It is usually better to design these things instead of guessing.

Let’s suppose we want to keep the voltage drop to 0.2 V over 4 m of cable, and let’s say the laptop uses a maximum of 5 A. (Most laptop PSUs’ output varies by at least that much in normal use.) As for the maximum current consumption, check your power brick’s maximum output and use that instead of 5 A.

(The target of a maximum 0.2 V drop is a conservative estimate – it’s only 1% of the typical laptop PSU output! In other words most laptops could probably tolerate a considerably greater voltage drop than that. And the 5 A current draw is quite a high estimate especially for many smaller laptops. On the other hand, your power brick’s output might already be a little bit low, and other things might be not right on spec, and we’re adding some splices too… so a conservative estimate isn’t unreasonable here. See the comment discussion.)

The resistive drop in a conductor is simply E=IxR, where E is the voltage drop in volts, I is the current in amperes, and R is the resistance in ohms.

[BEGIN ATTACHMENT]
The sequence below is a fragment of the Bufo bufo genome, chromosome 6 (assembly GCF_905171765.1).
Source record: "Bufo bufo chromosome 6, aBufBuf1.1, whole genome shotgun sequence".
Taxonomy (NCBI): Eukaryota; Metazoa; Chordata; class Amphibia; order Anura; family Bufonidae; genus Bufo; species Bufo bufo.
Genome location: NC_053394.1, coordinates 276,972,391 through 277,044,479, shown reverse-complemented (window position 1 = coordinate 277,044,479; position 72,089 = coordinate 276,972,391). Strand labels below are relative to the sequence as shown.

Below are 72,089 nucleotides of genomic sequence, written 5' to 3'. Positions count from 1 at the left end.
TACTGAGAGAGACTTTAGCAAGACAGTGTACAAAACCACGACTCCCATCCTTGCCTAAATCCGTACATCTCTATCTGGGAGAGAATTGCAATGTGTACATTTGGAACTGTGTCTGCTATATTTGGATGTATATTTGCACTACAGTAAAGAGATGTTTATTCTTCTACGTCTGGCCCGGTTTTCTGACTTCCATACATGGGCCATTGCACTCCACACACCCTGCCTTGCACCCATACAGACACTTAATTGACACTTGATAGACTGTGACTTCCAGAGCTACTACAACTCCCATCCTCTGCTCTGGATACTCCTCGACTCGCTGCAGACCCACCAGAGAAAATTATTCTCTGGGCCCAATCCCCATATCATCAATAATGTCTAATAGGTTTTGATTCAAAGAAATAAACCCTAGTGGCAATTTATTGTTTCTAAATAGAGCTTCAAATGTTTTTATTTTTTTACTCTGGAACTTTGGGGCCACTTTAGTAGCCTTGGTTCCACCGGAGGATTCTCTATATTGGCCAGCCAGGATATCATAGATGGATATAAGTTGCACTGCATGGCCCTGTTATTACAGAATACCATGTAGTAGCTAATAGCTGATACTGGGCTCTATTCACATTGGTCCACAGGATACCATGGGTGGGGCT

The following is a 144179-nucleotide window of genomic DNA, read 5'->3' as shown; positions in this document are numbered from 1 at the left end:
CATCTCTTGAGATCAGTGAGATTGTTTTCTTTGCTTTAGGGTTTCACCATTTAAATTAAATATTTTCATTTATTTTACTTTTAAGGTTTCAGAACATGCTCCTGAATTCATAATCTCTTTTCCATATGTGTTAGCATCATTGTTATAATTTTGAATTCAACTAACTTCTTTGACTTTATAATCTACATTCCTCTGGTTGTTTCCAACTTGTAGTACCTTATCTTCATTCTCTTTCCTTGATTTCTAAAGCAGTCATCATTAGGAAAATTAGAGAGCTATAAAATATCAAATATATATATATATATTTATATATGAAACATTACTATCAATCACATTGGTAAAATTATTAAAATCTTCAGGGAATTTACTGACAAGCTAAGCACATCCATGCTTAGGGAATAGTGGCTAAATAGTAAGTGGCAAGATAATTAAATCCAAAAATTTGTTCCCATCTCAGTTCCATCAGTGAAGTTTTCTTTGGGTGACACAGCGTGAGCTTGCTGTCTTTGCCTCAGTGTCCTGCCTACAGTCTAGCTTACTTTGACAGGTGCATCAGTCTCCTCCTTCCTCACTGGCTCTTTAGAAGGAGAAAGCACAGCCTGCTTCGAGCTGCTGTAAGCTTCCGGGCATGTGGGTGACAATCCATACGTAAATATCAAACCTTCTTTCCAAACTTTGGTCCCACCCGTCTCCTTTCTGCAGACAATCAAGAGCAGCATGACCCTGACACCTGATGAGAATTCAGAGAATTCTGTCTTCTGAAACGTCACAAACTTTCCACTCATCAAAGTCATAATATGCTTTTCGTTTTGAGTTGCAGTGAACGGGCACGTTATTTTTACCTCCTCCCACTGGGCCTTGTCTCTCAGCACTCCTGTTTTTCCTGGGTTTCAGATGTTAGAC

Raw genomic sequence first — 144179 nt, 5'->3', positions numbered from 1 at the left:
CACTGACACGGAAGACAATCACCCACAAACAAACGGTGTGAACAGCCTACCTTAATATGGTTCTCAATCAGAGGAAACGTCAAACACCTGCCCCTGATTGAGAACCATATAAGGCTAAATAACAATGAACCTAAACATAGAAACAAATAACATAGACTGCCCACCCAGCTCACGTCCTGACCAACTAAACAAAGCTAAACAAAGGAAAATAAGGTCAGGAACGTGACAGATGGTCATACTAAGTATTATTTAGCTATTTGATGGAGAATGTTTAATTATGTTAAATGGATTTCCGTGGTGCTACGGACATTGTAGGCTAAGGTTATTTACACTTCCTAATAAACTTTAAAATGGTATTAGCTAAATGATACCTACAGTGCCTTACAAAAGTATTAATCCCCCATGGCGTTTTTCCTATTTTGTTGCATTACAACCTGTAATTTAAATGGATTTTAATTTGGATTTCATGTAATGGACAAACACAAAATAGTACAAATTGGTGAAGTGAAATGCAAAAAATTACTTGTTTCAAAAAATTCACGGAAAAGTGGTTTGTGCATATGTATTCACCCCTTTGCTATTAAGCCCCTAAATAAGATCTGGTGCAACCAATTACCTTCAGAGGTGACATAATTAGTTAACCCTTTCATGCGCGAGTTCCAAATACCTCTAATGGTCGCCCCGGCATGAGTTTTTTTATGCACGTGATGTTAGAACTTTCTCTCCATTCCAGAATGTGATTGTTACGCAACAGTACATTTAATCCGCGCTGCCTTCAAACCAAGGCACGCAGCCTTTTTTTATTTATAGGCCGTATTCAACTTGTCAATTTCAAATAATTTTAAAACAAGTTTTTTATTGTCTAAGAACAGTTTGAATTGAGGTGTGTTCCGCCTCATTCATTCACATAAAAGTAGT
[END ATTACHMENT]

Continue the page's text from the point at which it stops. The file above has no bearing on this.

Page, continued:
Then R=E / I=0.2 V / 5 A=0.04 ohms. You need your round-trip (ie counting both sides) cable resistance to be less than this.

Each side contributes half, so you need the R of each side to be half of this: 0.02 ohms for 4 m of cable.

Most wire tables list wire R in ohms/1000 ft or ohms/km. 1000 m / 4 m=250, so multiply both sides by 250 to get 5 ohms per 1 km of wire. We want each side of the cable to have R of no more than that.

Consulting a standard wire table, it appears that cable with each conductor using 2mm diameter wire will be close enough (R only a few percent high). In AWG the closest standard is 12 gauge.

That will be some fairly thick cable (in the US we use 12 ga. conductors for 20 A outlets and it is also the heaviest extension cord in anything like common use). And do remember that your splices at each end will likely add some non-insignificant resistance too.

4 m of very thick extension cord does not seem to me to be very convenient to just take down from a shelf and put back up frequently.

If your laptop uses significantly less current than that, or if you think you can tolerate a larger voltage drop, then you can use thinner cable. You now have the formulas and the table to find those numbers.

But I agree with the others – I’d extend the AC.